Alty News: Big Banks Profiting Off Inmates; China Blocks Major Internet Providers | Buzz Blog

Friday, January 30, 2015

Alty News: Big Banks Profiting Off Inmates; China Blocks Major Internet Providers

Posted By on January 30, 2015, 11:04 AM

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Big banks won a "no bid contract" to provide to inmates debit cards that are often stacked with hidden fees and charges.

Top of the Alty World

"How Big Banks Turn Prisons into Profit Centers"—Marketplace

China is blocking major service providers that previously could feature censored content—ProPublica

A company's "robot journalists" have been generating thousands of news articles for the past six months.—The Verge

A study shows a gulf in opportunities to access after-school programs is becoming wider, further impacting opportunities for disadvantaged children.—The Atlantic

Top of Alty Utah

The LDS Church has issued a statement supporting legislation protecting religious liberties and the rights of LGBT Utahns to not be discriminated against.—Salt Lake City Weekly

SLUG
Magazine's "Ask a Cop" column sparked outrage from readers who felt the anonymous columnist was insensitive to the issue of recent police shootings; activists have called for a boycott.—Salt Lake City Weekly

A clean air bill to replace polluting school buses advances.—Utah Political Capitol

A new poll shows a majority of Utahns trust their police officers.—Utah Policy

Rantosphere

Utah Politico Hub takes Democrats and progressive nonprofit The Alliance for a Better Utah to task for supporting campaign contribution limits but opposing a campaign transparency bill in 2013.

During the 2013 session, Representative Greg Hughes, now the Speaker of the Utah House, sponsored a bill to end the flow of dark money flowing through shadowy organizations to influence elections. Though both King and Martindale are advocating for transparency now, they sang a different tune when it became clear that Hughes’ bill would require greater disclosure from organizations that included ABU.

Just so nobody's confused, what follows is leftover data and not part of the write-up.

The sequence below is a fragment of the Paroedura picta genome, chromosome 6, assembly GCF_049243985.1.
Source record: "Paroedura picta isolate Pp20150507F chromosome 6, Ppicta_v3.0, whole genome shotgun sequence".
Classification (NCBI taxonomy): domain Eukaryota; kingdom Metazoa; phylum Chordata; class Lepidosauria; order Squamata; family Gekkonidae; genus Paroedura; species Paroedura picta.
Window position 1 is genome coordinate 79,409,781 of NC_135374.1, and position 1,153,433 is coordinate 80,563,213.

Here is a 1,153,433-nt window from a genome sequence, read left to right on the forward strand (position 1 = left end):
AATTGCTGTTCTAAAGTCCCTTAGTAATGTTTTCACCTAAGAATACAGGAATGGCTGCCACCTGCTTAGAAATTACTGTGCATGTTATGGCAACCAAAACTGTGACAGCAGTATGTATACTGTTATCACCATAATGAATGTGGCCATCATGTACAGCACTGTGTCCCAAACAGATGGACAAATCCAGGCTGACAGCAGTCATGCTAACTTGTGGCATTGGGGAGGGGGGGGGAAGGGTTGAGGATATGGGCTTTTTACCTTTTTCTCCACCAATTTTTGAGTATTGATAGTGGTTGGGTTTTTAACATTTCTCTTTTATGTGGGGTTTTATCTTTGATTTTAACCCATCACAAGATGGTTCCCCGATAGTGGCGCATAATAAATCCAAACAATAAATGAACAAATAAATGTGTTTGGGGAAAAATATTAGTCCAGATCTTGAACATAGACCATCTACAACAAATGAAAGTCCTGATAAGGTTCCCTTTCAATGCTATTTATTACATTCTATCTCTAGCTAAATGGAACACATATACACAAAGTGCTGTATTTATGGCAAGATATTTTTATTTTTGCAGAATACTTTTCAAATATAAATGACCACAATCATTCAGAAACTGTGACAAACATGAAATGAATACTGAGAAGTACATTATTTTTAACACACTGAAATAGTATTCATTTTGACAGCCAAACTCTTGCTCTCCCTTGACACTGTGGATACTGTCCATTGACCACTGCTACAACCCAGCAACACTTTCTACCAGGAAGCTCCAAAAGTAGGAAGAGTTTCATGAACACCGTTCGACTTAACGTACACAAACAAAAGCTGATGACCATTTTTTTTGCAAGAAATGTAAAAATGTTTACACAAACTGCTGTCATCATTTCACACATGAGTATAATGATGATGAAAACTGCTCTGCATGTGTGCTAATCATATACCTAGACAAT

Hughes’ bill, HB43 (the so-called “anti-Jason Powers” bill), required that non-profits that engage in political campaigns must disclose their donors, with exceptions for subscribers and members under a certain level. The law required from non-profits the a similar kind of specificity and transparency as required of individuals giving money to directly to candidates.

The response to the bill? Never have so many Utah Democrats opposed an increase in campaign finance regulations.—Utah Politico Hub

The Long View

Salt Lake City Weekly's legislative preview wants to encourage you to take part in the process and engage with your lawmakers this session.

If bodies and party affiliations are all that matter, defeats and victories are foregone conclusions. But politics should be a lot more like that other, much more popular, American pastime: football.

In football stadiums across the country—even in Utah—there is a belief that the crowd matters. In College Station, Texas, where the Texas A&M Aggies play, the student body is thought of as the "12th Man" (11 football players take the field in college and professional football). Same goes for the fans of the defending Super Bowl champion Seattle Seahawks—the team's crowd, among the loudest in professional football—are called the 12th man.

During this legislative session, around 800 bills, or new laws and amendments to laws, will be put forth. Hundreds will be approved. All of them, one way or another, will impact how Utahns live their lives.

Thumbing a nose at this gathering is among the worst sorts of apathy. Lack of participation on citizens' behalf is little more than a surrender to the whims and wants of these elected leaders and whoever it is that happens to be twisting their ears—and you can be sure someone is twisting their ears.

But, in 2015, why shouldn't you be doing the ear-twisting?—Salt Lake City Weekly

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